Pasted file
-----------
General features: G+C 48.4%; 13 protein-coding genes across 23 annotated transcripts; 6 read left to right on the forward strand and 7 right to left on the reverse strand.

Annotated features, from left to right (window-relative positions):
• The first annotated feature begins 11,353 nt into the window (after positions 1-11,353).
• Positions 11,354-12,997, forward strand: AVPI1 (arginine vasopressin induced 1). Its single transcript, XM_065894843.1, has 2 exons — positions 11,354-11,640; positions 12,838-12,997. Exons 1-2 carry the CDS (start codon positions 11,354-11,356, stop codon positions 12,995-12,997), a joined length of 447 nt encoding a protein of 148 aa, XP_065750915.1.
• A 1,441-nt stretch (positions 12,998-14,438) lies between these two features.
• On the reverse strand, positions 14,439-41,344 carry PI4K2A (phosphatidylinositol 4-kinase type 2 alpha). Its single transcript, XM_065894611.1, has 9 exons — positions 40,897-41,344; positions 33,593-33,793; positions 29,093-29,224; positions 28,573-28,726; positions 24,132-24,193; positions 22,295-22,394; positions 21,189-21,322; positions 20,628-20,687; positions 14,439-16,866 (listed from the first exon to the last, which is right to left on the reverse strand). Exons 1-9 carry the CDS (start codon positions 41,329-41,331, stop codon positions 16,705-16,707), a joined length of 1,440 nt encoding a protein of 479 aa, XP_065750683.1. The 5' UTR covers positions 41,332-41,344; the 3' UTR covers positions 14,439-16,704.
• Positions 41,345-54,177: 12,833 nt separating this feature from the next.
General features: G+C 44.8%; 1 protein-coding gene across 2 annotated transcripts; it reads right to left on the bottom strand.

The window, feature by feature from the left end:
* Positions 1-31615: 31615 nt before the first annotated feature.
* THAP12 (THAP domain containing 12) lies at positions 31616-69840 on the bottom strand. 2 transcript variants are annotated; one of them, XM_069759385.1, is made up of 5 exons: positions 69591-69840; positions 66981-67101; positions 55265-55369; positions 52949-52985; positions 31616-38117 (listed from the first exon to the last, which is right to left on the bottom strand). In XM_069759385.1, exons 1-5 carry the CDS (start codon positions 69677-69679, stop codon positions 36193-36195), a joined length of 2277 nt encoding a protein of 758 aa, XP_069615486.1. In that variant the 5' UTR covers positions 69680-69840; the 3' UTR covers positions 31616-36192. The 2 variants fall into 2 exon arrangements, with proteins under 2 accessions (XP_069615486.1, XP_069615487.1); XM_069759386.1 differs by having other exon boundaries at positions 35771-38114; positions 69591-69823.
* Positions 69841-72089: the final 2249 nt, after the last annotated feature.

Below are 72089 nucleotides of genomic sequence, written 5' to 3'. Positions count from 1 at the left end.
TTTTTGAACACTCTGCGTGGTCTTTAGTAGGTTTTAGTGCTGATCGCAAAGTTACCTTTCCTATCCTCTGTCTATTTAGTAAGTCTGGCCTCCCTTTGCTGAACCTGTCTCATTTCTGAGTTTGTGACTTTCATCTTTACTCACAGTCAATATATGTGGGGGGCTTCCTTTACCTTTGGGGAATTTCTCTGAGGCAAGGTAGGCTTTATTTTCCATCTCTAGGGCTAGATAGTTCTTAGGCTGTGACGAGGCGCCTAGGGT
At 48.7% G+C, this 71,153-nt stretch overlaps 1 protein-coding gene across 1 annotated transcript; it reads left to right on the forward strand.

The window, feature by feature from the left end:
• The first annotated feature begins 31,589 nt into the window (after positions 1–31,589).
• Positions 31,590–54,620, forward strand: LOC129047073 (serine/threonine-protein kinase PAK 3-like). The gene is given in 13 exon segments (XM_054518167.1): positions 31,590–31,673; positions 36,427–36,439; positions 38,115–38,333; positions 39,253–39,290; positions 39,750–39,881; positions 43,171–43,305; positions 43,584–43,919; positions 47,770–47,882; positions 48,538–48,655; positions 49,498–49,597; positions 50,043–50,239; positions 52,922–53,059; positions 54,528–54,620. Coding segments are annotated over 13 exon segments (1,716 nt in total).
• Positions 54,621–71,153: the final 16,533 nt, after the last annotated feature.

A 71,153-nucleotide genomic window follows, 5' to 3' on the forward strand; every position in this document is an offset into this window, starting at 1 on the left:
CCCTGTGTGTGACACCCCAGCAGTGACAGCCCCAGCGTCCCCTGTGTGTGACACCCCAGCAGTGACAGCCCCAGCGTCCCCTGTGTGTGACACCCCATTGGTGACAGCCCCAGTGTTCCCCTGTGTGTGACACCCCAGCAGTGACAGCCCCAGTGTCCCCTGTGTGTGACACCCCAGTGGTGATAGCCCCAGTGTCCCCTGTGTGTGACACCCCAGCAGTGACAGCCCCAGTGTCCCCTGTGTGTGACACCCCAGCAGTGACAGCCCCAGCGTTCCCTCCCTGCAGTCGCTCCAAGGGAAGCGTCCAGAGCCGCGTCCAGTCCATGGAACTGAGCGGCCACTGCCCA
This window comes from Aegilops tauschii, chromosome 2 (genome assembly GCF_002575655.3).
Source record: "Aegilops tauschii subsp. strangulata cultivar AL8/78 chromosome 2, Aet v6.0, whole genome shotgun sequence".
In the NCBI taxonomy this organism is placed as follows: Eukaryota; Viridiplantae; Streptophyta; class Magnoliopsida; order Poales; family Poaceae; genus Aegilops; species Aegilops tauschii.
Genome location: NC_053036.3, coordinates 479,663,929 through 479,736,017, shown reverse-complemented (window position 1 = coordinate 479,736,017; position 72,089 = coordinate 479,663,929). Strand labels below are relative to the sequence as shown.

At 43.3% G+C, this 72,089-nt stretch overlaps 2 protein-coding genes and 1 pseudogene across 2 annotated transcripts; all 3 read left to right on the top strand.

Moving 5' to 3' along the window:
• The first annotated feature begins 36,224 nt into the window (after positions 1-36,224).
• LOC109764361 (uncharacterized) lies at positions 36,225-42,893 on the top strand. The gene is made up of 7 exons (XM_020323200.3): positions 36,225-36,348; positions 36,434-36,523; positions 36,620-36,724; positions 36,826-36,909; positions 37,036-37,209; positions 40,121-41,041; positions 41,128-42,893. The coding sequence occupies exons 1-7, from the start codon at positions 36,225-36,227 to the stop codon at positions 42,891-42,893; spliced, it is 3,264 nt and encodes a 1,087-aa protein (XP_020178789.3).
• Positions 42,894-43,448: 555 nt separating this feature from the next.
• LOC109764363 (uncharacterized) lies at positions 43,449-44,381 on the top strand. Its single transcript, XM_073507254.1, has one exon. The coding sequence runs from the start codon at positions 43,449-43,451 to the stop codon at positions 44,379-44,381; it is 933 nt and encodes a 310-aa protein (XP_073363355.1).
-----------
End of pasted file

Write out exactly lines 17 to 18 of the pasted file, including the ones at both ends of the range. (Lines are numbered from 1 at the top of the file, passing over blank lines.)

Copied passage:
• The first annotated feature begins 31,589 nt into the window (after positions 1–31,589).
• Positions 31,590–54,620, forward strand: LOC129047073 (serine/threonine-protein kinase PAK 3-like). The gene is given in 13 exon segments (XM_054518167.1): positions 31,590–31,673; positions 36,427–36,439; positions 38,115–38,333; positions 39,253–39,290; positions 39,750–39,881; positions 43,171–43,305; positions 43,584–43,919; positions 47,770–47,882; positions 48,538–48,655; positions 49,498–49,597; positions 50,043–50,239; positions 52,922–53,059; positions 54,528–54,620. Coding segments are annotated over 13 exon segments (1,716 nt in total).